Phát âm chuẩn cùng VOA – Anh ngữ đặc biệt: Obama on Sports Concussions (VOA-Health)

Học tiếng Anh hiệu quả, nhanh chóng:, Các chương trình học tiếng Anh của VOA (VOA Learning English for Vietnamese) có thể giúp bạn cải tiến kỹ năng nghe và phát âm, hiểu rõ cấu trúc ngữ pháp, và sử dụng Anh ngữ một cách chính xác.

Học tiếng Anh: hiệu quả, nhanh chóng. Các chương trình của VOA Learning English for Vietnamese ( có thể giúp các bạn cải tiến kỹ năng nghe, hiểu rõ cấu trúc và ngữ pháp, và sử dụng Anh ngữ một cách chính xác.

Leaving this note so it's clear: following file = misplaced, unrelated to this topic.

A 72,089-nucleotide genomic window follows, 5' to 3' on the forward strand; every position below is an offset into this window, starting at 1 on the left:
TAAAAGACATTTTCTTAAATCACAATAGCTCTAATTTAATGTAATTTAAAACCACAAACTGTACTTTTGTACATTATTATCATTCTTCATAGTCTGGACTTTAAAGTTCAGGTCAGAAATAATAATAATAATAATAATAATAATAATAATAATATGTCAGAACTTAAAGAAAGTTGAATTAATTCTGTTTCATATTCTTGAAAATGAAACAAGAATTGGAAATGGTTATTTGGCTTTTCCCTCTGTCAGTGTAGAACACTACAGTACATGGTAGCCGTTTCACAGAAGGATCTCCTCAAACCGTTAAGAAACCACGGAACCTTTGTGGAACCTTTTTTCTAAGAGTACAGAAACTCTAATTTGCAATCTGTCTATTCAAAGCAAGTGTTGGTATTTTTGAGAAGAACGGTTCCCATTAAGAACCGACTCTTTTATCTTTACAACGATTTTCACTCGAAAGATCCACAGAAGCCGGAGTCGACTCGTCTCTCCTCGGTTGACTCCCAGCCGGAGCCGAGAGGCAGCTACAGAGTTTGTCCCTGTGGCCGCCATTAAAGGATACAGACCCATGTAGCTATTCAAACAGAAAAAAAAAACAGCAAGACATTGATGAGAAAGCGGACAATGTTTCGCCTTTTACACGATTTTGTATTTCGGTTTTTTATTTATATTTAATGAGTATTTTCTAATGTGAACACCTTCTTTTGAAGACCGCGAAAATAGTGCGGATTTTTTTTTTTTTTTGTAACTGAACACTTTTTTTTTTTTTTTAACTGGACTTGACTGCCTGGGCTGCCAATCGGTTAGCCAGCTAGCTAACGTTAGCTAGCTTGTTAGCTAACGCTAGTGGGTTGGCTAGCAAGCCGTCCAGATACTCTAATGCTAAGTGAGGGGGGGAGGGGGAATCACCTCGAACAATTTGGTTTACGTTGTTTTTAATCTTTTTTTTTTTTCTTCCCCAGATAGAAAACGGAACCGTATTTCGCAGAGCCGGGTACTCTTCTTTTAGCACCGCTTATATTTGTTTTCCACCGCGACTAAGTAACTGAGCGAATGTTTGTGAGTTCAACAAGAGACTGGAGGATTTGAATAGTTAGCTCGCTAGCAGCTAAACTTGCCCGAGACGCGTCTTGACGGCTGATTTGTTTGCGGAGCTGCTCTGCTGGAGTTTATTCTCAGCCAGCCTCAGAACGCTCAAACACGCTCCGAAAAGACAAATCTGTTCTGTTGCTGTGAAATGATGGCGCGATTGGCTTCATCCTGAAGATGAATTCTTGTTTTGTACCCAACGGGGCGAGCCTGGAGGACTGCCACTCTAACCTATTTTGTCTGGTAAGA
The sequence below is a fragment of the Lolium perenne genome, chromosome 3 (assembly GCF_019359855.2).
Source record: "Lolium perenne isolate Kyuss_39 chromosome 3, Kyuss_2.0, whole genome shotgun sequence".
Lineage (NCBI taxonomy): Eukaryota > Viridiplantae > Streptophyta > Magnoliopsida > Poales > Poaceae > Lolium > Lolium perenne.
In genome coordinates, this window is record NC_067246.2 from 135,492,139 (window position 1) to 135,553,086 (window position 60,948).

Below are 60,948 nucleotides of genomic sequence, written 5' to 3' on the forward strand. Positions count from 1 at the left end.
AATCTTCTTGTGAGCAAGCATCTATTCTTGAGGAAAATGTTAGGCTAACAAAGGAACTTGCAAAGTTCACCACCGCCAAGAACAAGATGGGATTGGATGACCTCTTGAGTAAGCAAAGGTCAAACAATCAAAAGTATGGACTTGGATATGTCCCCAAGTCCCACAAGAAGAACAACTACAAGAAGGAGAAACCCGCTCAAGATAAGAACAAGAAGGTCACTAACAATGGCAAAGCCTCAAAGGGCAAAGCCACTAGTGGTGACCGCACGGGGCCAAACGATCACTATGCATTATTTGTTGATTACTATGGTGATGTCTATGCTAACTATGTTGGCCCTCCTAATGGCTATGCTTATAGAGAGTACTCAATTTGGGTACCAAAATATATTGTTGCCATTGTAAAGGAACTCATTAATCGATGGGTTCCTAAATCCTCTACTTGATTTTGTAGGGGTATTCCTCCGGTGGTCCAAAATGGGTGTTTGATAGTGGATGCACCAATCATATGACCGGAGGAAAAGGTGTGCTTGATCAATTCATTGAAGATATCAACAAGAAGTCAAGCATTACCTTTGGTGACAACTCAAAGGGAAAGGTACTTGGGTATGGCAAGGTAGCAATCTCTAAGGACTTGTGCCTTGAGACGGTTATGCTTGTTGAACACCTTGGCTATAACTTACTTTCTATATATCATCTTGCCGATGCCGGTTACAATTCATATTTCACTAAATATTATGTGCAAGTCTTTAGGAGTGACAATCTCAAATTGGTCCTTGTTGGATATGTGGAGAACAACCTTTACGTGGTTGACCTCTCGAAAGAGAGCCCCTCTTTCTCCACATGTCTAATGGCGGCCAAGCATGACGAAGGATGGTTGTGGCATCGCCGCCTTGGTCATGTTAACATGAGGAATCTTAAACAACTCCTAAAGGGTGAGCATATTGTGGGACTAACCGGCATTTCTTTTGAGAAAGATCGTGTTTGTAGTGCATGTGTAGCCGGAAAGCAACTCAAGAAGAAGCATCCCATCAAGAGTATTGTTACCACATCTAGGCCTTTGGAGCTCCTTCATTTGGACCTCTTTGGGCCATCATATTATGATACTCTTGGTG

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A debate has continued for years in the United States about sports-related brain injuries, or concussions. Conflicting studies add fuel to arguments on both sides. Now the U.S. president has stepped into the middle of the dispute. Barack Obama held an informational meeting about the subject on May 29th at the White House. He gathered representatives of professional sports groups, coaches, parents, young athletes and medical professionals to discuss the issue. The sport of American football is often at the center of the concussion debate. But, a high school soccer player opened the meeting. Tori Bellucci is a skilled athlete. But she had to reject a college scholarship to play soccer after experiencing five concussions. Mr. Obama told the gathering that Tori’s story showed that concussions were not just a football issue. He said parents across the U.S. are having troubling talks about the risks of concussions. Mr. Obama noted that sports-related head injuries are increasing each year among young people. He suggested that one reason for the rise could be better identification of the injury. He said parents, teachers and coaches now better recognize the signs, including lack of balance, unclear thinking and eyesight and head pain. Mr. Obama said he does not want young people to avoid sports. Instead he called for more research. The president announced a joint effort from the National Collegiate Athletic Association and the Department of Defense. He said the $30 million project will carry out the widest study ever of concussions.

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